Longing for a Büyükada without horse cruelty

For years, horse and carriage was the only means of transport on the Istanbul Princess Islands. Many horses were overworked, for tourism. But recently animal activists have started protesting this mistreatment. Nowadays, horse power has largely turned into electrical power on the island.

Text and photos by Brendan McDade

On the south side of Istanbul lays the island of Büyükada, the biggest of the nine Princes’ Islands. You’re not allowed to ride a car on the island, as the roads on Büyükada are too narrow and steep. Instead, carriages pulled by horses have been used as a means of transport for many years on the island.

Recently, the number of complaints about the welfare of these carriage horses has increased a lot. Many citizens of the island, and animal welfare organizations have taken a stance against this.

Burce Orcan is an activist for Turkish animal welfare federation Haytap. “The horses on Büyükada aren’t fed well, and are living in very poor conditions”, says Orcan. In the first 8,5 months of 2019, already 170 carriage horses died, according to the Princes’ Islands municipalities official figures.

All of the horses on Büyükada are privately owned, and many die due to overwork and exploitation. “The owners of the horses don’t want to spend any money on the healthcare of the horses. When they get sick, they’re ditched and when they die, they get thrown into the sea”, Orcan explains.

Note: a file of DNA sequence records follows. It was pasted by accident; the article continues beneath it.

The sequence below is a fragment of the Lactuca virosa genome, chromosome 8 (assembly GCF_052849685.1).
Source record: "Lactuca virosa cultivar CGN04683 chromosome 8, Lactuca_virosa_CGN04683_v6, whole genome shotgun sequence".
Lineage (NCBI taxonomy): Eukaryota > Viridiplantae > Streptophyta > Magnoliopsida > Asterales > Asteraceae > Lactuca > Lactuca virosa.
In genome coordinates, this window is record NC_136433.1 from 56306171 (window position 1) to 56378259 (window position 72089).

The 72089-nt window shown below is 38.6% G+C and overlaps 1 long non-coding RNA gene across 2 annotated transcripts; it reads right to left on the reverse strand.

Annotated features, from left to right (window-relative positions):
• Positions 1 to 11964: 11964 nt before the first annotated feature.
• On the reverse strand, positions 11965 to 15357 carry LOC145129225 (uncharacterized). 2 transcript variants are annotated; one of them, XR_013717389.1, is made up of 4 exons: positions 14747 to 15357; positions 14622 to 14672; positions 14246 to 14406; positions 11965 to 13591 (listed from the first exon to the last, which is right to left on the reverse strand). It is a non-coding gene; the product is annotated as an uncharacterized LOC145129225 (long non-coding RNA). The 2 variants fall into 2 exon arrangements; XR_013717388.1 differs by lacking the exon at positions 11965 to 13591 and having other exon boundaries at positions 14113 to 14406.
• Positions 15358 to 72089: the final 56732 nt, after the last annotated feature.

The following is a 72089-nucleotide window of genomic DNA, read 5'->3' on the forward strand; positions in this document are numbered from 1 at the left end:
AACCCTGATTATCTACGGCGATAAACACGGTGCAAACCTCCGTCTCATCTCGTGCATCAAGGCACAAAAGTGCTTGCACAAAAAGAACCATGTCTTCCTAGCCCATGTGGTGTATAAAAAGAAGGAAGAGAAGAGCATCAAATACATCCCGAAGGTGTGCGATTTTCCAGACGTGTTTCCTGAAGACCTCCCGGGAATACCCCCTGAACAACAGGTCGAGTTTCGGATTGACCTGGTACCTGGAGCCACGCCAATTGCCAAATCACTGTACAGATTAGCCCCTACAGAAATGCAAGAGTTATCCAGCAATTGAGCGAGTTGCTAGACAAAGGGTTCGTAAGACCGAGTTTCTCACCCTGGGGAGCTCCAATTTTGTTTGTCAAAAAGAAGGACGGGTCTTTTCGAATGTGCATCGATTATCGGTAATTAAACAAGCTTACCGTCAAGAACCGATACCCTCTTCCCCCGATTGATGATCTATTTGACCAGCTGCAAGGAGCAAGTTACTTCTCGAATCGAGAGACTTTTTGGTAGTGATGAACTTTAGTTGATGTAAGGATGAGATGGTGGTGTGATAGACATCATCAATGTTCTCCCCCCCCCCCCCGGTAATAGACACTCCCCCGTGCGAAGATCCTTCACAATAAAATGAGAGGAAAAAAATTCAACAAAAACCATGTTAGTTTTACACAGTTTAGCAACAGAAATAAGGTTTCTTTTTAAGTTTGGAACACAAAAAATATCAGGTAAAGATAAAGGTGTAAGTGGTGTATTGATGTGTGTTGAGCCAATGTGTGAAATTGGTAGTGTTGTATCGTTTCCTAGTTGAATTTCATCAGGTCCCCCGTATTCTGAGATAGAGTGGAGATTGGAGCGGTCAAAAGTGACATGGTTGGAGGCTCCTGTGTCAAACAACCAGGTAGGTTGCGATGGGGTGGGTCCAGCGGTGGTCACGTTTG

Haytap has done a lot to combat the (ab)use of carriages pulled by horses. They’ve had many meetings with several government bodies to demand change. Proposals they’ve done include building tramway rails or replacing the horses with electric carriages. But those proposals were ignored for a long time.

About two years ago a protest was held by Haytap on the Princes’ Islands itself. The realization of this protest was not easy. “The government finally allowed us to protest, but the owners of the carriages weren’t in for this. During the protest we were scared that we’d get beaten up the whole way through”, Orcan exclaims.

But the efforts of Haytap and others haven’t gone unnoticed. The island of Büyükada is packed with all kinds of electrical carriages now. Horse carriages that look like they’ve been abandoned are still on the island, but the horses themselves are not to be seen to the same extent as before.

The mayor of Istanbul, Ekrim İmamoğlu, recently made the decision to remove the horse pulled carriages, and to replace them with electrical vehicles. This decision was made after 81 horses on Büyükada had died as a result of an infectious disease midway December 2019. Haytap and other organizations will be happy to see a future with no more horse carriages, and thus no more horse cruelty on Büyükada.